Heroic defender of Reformed Protestantism or villainous betrayer of the Catholic Church? Disobedient schismatic or unifying symbol of resistance? Emblem of an immutable liturgy or one that changes with the times?
Who was Thomas Cranmer?
Anglicans will recognize the great 16th century English theologian as the author of the Book of Common Prayer , but according to his definitive biographer, Cranmer was all of the above, and more.
“He was a confusing man,” Oxford professor Diarmaid MacCulloch told a packed chapel in the annual Erasmus lecture at Trinity College, University of Toronto, Oct. 28. “But Anglicanism is confusing. That, perhaps, is its chief virtue.”
Thus, Cranmer remains “the symbol of the eternal conflict within Anglicanism, [which] constantly needs to think about itself.”
Mr. MacCulloch, author of the 700-page Thomas Cranmer: A Life, published in 1996, painted the cleric, liturgist and scholar as a bundle of contradictions who came to his beliefs gradually, and as a key figure in the English Reformation. He had earned his stripes by the time King Henry VIII appointed him Archbishop of Canterbury in 1533. In the preceding years, Cranmer supported Henry in his drive to divorce Catherine of Aragon, and Cranmer declared the marriage null and void in 1533.
Believing it is the King, not the Pope, who is head of the church, Cranmer came to see papal authority as false. “He thought God was clearly on Henry’s side,” Mr. MacCulloch said. “That meant the Pope was not the Holy Father. Sometime around 1529 or 1530, Cranmer turned away from the Pope. The Pope was now the enemy of the church.”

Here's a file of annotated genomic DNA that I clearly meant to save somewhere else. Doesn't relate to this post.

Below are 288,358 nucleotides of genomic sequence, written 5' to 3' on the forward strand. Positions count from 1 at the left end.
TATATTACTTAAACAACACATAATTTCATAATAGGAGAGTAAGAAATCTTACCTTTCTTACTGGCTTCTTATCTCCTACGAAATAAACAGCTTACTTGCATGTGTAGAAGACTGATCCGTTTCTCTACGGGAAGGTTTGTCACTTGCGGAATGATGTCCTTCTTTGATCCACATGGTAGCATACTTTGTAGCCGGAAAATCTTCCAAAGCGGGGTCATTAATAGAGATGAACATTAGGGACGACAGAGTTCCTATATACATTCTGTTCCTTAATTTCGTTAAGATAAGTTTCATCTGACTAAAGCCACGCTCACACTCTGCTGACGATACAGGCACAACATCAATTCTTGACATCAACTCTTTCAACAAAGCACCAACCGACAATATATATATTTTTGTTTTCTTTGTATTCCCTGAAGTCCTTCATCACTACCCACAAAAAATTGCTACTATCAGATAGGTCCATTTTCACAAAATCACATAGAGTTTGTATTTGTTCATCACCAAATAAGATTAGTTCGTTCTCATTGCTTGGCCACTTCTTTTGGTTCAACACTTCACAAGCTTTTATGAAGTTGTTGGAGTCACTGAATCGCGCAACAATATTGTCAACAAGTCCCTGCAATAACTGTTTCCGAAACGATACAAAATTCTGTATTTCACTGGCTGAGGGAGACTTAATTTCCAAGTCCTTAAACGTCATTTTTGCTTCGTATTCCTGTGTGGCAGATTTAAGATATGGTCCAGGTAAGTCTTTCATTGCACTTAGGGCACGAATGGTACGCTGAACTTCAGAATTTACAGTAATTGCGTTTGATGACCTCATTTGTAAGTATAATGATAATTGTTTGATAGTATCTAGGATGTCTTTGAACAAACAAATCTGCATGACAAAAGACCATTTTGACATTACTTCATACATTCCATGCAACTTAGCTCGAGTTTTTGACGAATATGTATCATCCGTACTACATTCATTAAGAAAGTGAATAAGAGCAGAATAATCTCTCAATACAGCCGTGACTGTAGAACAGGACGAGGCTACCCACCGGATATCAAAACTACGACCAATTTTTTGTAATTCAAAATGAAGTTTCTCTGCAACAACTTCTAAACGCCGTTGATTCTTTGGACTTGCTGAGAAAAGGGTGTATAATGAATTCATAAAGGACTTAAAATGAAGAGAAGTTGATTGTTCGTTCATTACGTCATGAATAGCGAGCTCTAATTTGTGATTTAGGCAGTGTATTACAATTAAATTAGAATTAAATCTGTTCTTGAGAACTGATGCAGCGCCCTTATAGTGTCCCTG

Cranmer did something else that was considered shocking: Although he had been married before, in secret, he openly wed the niece of a prominent Lutheran theologian he had met while visiting Nuremberg in 1532.
“He could have done what many others did: Take a mistress. But Cranmer challenged every presupposition of the world in which he grew up,” Mr. Mac-Culloch said.
It is inaccurate to label Cranmer a Protestant. Rather, he was an “evolving evangelical” along Lutheran lines. And like fellow reformer John Calvin, said Mr. MacCulloch, he believed in predestination and in the need to rid the church of its corruption and opulent excesses.
“He had no concept of a Church of England, but of an international Protestantism. He was the reverse of an Anglican.”
He also altered his view of the eucharist, from belief in the real or true presence of Jesus Christ in the bread and wine, to its spiritual presence experienced only by the believer.
This had wide implications for Cranmer’s Book of Common Prayer , first introduced in 1549 with an altered version appearing three years later (in turn modified to conform to the earlier version – and virtually unchanged from today’s).
Besides translating liturgy into the vernacular and abolishing superfluous saints’ days, Cranmer reduced the Offices of the Church from eight to two: Mattins and Evensong.
But ultimately, he backed the wrong queen, encouraging the ascension of the doomed Lady Jane Grey in 1553 and earning the wrath of the Roman Catholic Mary I. Cranmer was tried for heresy and treason and signed six recantations – only to withdraw them all. He was burned at the stake March 21, 1556 , thrusting the hand that had signed the recantations into the flames first, uttering the now-famous words: “This was the hand that wrote it, therefore it shall suffer punishment.”
In the end, said Mr. MacCulloch, Cranmer had soured on royalty, believing that “ultimately, we are the custodians of our own conscience.”
Ron Csillag is a Toronto freelance writer.